Part 1 discussed how the rush to understand millennials isn’t really about millennials. It’s a crisis of outdated Learning and Development (L&D) practices. This time I want to take a look at five of those practices and why they don’t work.
Practice 1: Treating Learning as a One-Time Event
It isn’t reasonable to expect anyone to remember something from a course they took six months ago and haven’t heard a word about since then.
This is especially true if they had information thrown at them all at once in a single, content-dense sitting. Information overload is not a good thing.
Practice 2: Confusing “Professional” and “Dull”
There’s no requirement that says “professional” training has to be “dull.”
They’re two separate things. Gamification advocate Karl Kapp summed it up nicely, “We have stripped learning modules of humanity and replaced it with policy, terminology and models…It would be a breath of fresh air if our learning modules borrowed from games and put the critical element of emotion back into learning.”
Practice 3: Picking a Solution Before Investigating the Problem
Saying, “Let’s make some training” before looking into the cause of a performance issue is like saying, “My car isn’t starting. It needs a new battery” without even testing it.
You might be right. But if you’re not, you’re going to waste a lot of time and money on something that isn’t going to fix the problem. And then you’ll have to take additional time and spend additional money to actually fix it.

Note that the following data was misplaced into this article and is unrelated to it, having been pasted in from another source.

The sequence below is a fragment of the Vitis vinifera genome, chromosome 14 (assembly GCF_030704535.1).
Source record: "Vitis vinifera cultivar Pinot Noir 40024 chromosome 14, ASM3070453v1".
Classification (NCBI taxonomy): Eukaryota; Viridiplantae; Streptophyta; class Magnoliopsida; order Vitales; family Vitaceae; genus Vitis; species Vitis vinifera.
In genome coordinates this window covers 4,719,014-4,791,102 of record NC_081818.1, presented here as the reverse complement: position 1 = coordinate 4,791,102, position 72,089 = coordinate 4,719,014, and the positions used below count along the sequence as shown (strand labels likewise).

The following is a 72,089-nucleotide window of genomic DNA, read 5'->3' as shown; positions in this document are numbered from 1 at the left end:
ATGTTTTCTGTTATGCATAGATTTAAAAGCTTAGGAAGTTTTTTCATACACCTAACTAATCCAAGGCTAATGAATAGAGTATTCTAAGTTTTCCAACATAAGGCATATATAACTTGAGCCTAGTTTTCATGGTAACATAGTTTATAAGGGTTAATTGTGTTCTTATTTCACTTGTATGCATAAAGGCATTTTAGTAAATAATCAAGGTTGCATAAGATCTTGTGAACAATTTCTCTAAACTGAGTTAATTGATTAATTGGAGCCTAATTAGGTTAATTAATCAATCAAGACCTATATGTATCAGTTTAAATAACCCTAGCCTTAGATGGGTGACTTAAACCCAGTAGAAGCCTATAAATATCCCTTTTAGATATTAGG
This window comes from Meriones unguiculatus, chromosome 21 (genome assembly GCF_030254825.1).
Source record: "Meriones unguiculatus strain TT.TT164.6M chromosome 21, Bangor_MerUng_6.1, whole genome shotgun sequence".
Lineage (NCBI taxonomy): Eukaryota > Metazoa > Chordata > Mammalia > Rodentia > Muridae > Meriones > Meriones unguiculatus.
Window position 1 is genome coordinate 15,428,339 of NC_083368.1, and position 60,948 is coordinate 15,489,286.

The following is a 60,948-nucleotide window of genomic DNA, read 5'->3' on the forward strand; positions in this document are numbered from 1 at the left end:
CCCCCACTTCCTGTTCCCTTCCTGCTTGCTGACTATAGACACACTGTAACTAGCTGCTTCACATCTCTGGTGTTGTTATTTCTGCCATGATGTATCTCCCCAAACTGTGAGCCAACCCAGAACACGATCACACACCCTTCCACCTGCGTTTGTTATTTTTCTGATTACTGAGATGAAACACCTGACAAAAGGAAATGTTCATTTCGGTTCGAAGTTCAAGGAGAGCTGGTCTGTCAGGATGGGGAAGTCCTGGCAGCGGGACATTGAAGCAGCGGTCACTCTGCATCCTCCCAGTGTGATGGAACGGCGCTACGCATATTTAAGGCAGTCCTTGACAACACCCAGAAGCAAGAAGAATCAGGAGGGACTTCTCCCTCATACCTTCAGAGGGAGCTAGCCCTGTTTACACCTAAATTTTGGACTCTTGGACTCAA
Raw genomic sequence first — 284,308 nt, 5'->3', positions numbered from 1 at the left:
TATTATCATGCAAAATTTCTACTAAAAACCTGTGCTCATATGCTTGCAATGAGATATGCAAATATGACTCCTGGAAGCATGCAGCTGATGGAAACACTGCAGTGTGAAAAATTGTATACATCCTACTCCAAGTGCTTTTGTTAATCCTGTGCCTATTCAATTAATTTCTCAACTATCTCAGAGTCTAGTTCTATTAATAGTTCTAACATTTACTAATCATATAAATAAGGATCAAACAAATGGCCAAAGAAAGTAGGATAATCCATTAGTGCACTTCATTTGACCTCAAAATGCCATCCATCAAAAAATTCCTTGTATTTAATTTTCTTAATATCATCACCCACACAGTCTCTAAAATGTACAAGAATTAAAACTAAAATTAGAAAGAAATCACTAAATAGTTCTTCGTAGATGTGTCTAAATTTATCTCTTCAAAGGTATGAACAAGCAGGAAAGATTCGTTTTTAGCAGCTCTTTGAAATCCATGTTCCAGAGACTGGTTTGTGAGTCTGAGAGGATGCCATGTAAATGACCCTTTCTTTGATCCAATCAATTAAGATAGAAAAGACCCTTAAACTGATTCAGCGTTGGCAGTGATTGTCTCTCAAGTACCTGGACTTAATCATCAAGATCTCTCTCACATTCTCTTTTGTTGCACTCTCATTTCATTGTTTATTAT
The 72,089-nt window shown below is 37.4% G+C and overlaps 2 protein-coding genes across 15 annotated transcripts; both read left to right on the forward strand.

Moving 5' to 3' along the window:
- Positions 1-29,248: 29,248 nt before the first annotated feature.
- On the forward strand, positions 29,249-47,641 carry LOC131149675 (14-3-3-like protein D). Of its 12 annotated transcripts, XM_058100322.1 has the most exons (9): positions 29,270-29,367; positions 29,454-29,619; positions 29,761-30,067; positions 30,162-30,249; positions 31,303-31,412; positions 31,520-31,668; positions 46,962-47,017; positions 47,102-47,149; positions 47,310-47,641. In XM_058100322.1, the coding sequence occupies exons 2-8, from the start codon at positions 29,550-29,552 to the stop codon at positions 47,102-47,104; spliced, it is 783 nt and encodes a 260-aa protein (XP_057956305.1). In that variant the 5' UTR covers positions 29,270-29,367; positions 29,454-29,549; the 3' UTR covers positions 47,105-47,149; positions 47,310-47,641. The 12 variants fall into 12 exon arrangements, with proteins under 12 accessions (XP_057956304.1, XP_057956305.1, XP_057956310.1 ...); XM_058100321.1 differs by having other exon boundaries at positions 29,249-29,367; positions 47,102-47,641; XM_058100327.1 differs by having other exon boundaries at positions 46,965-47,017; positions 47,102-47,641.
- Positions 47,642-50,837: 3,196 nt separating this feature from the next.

Practice 4: Leaving Learners Out of the Process
You know that awkward feeling you get when someone gives you a gift you really don’t need or want, let alone like? That’s pretty much what this is.
When learners are left out it opens the door to lots of complications. The training might not reflect the reality of a job. It could be downright difficult to use or understand. The list goes on.
Practice 5: Ignoring Problems
There’s probably no better way to make a problem worse than to ignore it.
Not only is the situation likely to keep crumbling, it’s probably going to cause morale damage too. If the people on the ground can see the problem and know it isn’t being addressed, that effectively gives them the impression that the organization doesn’t care. And if it doesn’t care, why should they? That creates a whole new set of problems.
Some of these are intentional practices, but a lot of them “just happen.” Regardless of whether the goal is to do something faster, cheaper, or “the way it’s always been done” an outdated practice is an outdated practice. The silver lining is that this leaves lots of room for improvement for those who are willing to work toward it.
Keep an eye open for Part 3. That’s going to dive into five practices that actually work.
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